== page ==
Does the Press Make Us More Giving and Philanthropic?
In March, the New York Times public editor wrote a column about the extent of the paper’s coverage of poverty. Is it enough? She queried.
The column was very interesting and informative, but the press needs to dig deeper and ask, are the articles about poverty appearing in the newspapers having an impact on readers such that they actually do something to decrease poverty? After all, if an unfortunate situation is reported on and nothing changes, what’s the point? It is undeniable, however, that stories about poverty in the aggregate probably do have some impact on a society’s conscience and willingness to help others.
Coincidentally, in the same edition of the Times, Maureen Dowd wrote about the exploits of Patty Stonesifer. After rising to a very senior level at Microsoft, this woman helped Bill and Melinda Gates organize their foundation, which has been endowed with $39 billion and donates to fight some of the most pressing problems affiliated with poverty globally. Stonesifer’s inspirational efforts to help the less fortunate in other ways are beautifully documented by Dowd in her piece (click here to read the op-ed).
When the Times or any other news outlet reports on poverty, does anything really happen? Is anybody motivated by these stories? Do politicians immediately look into unfortunate situations exposed by the press? Seriously, does anyone give a damn about decreasing poverty after reading a newspaper article?
Such articles touch many. But a normal person could hardly make a dent into the problems around us. When I read about an injustice, say a slumlord bilking poor people, I am outraged, but what the hell can I do? Should I immediately pump up my charitable contributions or contact my representatives in Washington in response to a newspaper article?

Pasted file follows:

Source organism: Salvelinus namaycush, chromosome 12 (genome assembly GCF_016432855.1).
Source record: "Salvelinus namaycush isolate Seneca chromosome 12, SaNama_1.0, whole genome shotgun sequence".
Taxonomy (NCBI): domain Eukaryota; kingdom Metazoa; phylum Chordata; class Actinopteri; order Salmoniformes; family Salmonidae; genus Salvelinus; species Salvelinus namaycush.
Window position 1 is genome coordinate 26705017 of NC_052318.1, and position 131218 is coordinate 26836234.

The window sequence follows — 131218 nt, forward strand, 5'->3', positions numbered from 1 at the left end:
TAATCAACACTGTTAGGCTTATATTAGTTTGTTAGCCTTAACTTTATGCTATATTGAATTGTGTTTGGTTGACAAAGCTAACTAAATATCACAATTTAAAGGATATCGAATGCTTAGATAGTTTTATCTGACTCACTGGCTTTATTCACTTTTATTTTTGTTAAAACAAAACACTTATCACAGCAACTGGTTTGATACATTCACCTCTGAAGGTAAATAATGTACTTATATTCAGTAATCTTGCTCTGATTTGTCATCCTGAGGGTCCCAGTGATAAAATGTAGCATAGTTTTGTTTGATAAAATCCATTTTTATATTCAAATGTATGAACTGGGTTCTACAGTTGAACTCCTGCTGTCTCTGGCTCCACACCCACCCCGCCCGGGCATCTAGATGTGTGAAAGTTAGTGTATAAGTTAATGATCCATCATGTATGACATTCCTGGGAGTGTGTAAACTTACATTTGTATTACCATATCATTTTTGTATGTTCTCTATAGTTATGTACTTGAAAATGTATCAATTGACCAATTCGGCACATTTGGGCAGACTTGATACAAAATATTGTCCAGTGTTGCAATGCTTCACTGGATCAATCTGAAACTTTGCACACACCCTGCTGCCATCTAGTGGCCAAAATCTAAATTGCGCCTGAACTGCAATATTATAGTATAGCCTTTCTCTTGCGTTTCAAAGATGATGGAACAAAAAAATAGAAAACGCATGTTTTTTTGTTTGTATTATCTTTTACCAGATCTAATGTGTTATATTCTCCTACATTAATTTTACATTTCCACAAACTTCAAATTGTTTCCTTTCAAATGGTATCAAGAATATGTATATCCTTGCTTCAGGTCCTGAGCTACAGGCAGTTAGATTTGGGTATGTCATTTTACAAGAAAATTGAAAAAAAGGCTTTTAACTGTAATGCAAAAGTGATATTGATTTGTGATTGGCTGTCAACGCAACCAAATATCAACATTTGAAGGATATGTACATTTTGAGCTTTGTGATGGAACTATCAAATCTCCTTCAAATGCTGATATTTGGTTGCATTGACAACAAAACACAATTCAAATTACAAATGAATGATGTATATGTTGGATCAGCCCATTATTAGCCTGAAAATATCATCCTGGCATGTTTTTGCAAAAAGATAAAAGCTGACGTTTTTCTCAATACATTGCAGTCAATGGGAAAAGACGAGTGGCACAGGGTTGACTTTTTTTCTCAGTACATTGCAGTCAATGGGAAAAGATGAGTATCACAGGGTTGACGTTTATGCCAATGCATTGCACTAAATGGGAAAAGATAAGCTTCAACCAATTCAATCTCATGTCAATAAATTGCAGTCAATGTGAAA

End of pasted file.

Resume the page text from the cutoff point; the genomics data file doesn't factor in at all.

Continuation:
I hate to rain on the public editor’s parade, but I’m skeptical about the impact of newspaper reporting in the fight against poverty. Please do not misunderstand my position; I am not suggesting the press shun poverty and inequity. Rather, I question the return to society from these articles.
This begs the question: how do organizations like Robin Hood and the Gates’ Foundation , which have a huge impact on poverty and disease, come into being? The answer is leadership.
Certainly, Bill Gates is strong leader, yet his impact is made possible because he earned billions and gave away a huge chunk of it. And then he convinced Warren Buffett to add even more to his foundation. Paul Tudor Jones founded Robin Hood with own money as well and then bludgeoned his wealthy colleagues in the financial community to pony up millions of dollars for the poor in New York City.
Gates and Jones probably did not decide to fund mega-charities because of articles they read in the paper. It happened because they had a sincere desire to help those who are less fortunate, and they are tireless in accomplishing their missions.
I have a suggestion for the Times and the rest of the media. They should definitely continue to report on the needy. But, in addition, they should write more stories about the efforts and motivations of people like Stonesifer, Gates, and Jones to create new organizations. By the way, most philanthropic innovators are not billionaires. Perhaps more people with extra cash who are sitting on the sidelines will be motivated to create another eleemosynary organization that helps those in need.